Social Club directors Robert Nylund and Philippe Tempelman spend a couple of weeks rolling with the punches, kicks and good grace of sports on a road trip around Sweden
It was quite a journey criss-crossing Sweden to make this film. Why was it important to actually go to these locations to film these particular athletes?
For a couple of different reasons really. The Swedish tag-line for the film could be translated as “We’re Sport Sweden”. And to back up that claim the film needed to actually include and showcase ALL of Sweden.
We set up the production as a road-trip and packed the cars with a bunch of cameras, ice cream and our small but amazing team. That kind of journey through the country allowed us to both film key scenes but also the unexpected – the stuff that happens along the road that’s impossible to plan for. So the approach was kind of documentary.
The cuts are only about two seconds – was there a lot of footage that hit the trash can?
For sure, we spent 13 days on the road after all. But we shot a lot of 16mm which by default forces you to think before you shoot, so it could have been worse. But it was definitely a case of “killing your darlings”.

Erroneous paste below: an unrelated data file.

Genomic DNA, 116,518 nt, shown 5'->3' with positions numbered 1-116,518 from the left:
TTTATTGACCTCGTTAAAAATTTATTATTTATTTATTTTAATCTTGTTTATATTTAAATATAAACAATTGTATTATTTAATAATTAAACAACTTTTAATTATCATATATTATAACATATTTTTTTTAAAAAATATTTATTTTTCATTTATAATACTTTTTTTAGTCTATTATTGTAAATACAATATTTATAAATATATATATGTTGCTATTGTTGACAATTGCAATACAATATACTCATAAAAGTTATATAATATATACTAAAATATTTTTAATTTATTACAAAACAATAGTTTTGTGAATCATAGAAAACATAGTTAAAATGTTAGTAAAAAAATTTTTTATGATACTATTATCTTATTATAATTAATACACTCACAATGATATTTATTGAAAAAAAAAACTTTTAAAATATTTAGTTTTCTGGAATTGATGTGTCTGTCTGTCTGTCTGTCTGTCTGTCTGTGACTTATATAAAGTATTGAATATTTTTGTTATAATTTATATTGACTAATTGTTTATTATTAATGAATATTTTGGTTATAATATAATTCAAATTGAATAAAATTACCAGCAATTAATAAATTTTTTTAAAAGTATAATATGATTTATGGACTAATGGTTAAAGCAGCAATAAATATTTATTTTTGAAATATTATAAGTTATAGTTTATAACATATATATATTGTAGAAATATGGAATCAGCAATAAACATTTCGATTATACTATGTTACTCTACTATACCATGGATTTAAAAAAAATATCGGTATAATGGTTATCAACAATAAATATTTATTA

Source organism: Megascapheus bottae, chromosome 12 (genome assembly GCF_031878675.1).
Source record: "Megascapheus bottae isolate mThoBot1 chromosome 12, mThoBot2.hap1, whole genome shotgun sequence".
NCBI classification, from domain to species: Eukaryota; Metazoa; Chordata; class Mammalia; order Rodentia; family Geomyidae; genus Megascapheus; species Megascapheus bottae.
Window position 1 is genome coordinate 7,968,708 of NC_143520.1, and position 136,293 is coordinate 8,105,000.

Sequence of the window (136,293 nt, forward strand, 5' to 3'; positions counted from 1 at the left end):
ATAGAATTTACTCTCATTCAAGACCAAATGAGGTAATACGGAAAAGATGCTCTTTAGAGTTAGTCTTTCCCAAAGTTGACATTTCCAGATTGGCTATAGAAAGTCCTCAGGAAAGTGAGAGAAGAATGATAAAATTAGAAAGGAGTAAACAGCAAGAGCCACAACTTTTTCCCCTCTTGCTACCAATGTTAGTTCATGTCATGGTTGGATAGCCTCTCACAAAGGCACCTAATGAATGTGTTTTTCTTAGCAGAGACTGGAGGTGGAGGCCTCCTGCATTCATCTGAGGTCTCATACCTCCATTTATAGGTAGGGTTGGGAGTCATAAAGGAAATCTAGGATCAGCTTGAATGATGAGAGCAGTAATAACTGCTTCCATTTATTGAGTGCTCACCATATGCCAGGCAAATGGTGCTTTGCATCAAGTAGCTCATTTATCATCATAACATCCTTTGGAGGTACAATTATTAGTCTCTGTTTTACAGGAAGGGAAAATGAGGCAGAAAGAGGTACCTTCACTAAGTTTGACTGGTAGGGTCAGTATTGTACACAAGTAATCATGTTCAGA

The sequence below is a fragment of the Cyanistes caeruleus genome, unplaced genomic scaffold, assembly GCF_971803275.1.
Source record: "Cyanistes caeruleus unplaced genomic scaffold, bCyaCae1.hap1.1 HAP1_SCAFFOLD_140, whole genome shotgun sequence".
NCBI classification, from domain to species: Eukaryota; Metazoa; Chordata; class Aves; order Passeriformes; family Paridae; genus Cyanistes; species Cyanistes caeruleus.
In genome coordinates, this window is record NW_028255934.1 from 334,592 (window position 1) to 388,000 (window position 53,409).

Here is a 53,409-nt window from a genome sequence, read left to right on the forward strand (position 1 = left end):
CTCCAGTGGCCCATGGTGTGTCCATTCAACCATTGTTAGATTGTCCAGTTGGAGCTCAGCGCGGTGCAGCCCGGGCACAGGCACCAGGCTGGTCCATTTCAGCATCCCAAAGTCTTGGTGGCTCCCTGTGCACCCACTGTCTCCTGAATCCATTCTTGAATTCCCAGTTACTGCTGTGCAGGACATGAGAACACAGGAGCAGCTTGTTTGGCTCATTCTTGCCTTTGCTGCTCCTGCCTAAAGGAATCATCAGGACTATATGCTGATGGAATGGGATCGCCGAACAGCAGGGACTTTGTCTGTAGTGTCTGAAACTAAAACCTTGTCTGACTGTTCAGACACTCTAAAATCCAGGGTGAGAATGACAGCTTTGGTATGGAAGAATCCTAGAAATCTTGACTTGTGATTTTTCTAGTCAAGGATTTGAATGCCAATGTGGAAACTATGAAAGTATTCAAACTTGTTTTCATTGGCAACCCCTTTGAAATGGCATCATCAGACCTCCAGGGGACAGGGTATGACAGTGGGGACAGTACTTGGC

How thoroughly could you plan how the sequences were going to come together – or did the film fall into place in the edit?
Yes, it was really a case of moulding the film in the edit and Adam Marshall, our editor, did an amazing job.
We picked the song quite early on in the process and we listened to it when we watched the dailies during the course of the shoot. We thought that the imagery and music worked really well together, so we were quite confident that it was going to come together nicely going into the edit.
What was the most challenging aspects of the production? Any nightmare scenarios?
This was big undertaking on a small budget so everything was challenging. But in a way, not using any lamps for example (we didn’t light a single shot other than with existing practicals) became an asset rather than a limitation and allowed us to be quick and flexible.
Sweden is a vast country so the travelling alone was quite exhausting. We actually wrecked two cars just from driving in the sometime quite harsh terrain. And the sun never sets in the summer so shooting magic hour (which was our preference) did not give us much room to sleep. The whole team was pretty weary at the end.
How did the collaborative directing process work between the more established Robert Nylund and the talented but newer Philippe Tempelman?
We’re friends and we have directed together before so it wasn’t really any surprises going into the projects. We find that working together is a good way to broaden your perspective and learn from each other.
The approach to this production meant that we gladly did it together, partly because it was a big commitment that benefited from four eyes and two brains, but also because it was a fun opportunity to travel across the country together.